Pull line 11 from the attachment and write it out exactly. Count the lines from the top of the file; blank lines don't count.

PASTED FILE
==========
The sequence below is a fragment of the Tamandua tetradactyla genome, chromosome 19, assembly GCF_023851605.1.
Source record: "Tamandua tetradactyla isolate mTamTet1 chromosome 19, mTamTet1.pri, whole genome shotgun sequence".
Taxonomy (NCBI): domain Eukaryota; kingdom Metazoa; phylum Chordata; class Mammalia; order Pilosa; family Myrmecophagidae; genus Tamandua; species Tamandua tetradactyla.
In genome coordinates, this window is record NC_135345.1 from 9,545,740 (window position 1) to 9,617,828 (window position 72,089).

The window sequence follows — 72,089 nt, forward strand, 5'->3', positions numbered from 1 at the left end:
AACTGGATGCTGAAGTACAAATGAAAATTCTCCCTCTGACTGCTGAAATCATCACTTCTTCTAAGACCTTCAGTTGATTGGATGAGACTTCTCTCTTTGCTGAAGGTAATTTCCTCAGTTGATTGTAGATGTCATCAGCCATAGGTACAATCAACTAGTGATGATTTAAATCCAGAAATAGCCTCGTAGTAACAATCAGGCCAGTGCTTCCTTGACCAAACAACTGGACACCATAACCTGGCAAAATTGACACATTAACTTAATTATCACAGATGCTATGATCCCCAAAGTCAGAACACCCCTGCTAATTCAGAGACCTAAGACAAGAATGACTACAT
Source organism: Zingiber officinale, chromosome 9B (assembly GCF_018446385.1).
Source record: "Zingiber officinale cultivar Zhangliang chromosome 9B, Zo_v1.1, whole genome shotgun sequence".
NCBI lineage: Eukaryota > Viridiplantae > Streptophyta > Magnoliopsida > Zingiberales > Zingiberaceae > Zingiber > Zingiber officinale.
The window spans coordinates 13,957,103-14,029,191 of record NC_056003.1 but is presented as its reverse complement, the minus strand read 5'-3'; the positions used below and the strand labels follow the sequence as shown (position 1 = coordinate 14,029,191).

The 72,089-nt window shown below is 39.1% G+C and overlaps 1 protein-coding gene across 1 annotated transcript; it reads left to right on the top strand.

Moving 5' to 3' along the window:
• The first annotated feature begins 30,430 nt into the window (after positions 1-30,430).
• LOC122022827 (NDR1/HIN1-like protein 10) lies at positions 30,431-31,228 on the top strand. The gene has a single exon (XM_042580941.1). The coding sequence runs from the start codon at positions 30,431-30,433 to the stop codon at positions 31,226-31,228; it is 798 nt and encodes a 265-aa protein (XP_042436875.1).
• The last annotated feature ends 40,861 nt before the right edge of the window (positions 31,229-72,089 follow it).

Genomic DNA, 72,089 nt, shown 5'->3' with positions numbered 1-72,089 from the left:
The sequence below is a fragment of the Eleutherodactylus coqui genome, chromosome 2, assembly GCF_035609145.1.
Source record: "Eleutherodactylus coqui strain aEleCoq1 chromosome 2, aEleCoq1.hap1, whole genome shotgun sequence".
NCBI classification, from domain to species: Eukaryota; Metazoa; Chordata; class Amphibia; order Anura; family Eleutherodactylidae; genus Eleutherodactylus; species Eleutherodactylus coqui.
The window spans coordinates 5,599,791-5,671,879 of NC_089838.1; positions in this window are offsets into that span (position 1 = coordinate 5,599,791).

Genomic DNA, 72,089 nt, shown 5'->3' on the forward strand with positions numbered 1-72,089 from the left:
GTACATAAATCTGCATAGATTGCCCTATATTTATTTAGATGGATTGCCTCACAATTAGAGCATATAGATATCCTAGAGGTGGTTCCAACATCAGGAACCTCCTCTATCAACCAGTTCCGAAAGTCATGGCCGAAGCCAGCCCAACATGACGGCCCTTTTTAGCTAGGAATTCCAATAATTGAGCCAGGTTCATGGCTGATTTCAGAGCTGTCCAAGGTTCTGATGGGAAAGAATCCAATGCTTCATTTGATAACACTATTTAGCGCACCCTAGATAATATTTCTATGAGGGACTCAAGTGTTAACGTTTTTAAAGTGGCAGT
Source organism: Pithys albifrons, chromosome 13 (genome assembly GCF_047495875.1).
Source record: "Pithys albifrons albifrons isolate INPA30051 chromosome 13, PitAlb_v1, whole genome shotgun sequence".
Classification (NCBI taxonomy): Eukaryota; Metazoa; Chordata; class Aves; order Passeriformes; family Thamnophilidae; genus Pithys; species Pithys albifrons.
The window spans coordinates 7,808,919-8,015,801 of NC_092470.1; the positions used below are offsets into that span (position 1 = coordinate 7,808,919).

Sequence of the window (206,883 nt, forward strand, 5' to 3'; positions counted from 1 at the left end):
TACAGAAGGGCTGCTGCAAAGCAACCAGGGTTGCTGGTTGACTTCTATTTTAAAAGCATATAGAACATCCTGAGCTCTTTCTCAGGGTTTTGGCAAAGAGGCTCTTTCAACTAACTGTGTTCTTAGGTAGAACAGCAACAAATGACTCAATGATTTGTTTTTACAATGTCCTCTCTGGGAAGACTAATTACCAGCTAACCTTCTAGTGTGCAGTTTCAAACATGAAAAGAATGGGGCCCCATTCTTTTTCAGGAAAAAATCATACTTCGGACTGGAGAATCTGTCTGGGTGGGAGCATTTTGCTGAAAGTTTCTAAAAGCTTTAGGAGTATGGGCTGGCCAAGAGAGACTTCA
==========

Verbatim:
The 72,089-nt window shown below is 39.1% G+C and overlaps 1 protein-coding gene across 1 annotated transcript; it reads left to right on the top strand.